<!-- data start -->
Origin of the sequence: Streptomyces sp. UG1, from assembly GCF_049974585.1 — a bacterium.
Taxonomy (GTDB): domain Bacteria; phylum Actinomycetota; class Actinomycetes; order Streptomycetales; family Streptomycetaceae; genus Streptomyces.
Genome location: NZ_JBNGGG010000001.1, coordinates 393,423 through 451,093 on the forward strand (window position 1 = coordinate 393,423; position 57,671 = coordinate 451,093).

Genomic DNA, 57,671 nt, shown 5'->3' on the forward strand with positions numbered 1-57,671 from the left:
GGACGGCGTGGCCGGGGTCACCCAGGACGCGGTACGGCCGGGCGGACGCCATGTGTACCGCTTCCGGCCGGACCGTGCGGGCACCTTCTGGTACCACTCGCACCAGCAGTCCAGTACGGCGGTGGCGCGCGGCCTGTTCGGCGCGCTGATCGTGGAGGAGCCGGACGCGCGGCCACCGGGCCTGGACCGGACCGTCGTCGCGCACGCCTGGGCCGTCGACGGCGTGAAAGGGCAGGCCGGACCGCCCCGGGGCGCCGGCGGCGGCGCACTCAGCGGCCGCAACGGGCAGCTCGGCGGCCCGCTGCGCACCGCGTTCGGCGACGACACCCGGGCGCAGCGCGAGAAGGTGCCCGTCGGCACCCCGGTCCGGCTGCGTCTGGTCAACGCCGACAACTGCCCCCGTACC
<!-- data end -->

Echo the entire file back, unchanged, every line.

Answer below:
Origin of the sequence: Streptomyces sp. UG1, from assembly GCF_049974585.1 — a bacterium.
Taxonomy (GTDB): domain Bacteria; phylum Actinomycetota; class Actinomycetes; order Streptomycetales; family Streptomycetaceae; genus Streptomyces.
Genome location: NZ_JBNGGG010000001.1, coordinates 393,423 through 451,093 on the forward strand (window position 1 = coordinate 393,423; position 57,671 = coordinate 451,093).

Genomic DNA, 57,671 nt, shown 5'->3' on the forward strand with positions numbered 1-57,671 from the left:
GGACGGCGTGGCCGGGGTCACCCAGGACGCGGTACGGCCGGGCGGACGCCATGTGTACCGCTTCCGGCCGGACCGTGCGGGCACCTTCTGGTACCACTCGCACCAGCAGTCCAGTACGGCGGTGGCGCGCGGCCTGTTCGGCGCGCTGATCGTGGAGGAGCCGGACGCGCGGCCACCGGGCCTGGACCGGACCGTCGTCGCGCACGCCTGGGCCGTCGACGGCGTGAAAGGGCAGGCCGGACCGCCCCGGGGCGCCGGCGGCGGCGCACTCAGCGGCCGCAACGGGCAGCTCGGCGGCCCGCTGCGCACCGCGTTCGGCGACGACACCCGGGCGCAGCGCGAGAAGGTGCCCGTCGGCACCCCGGTCCGGCTGCGTCTGGTCAACGCCGACAACTGCCCCCGTACC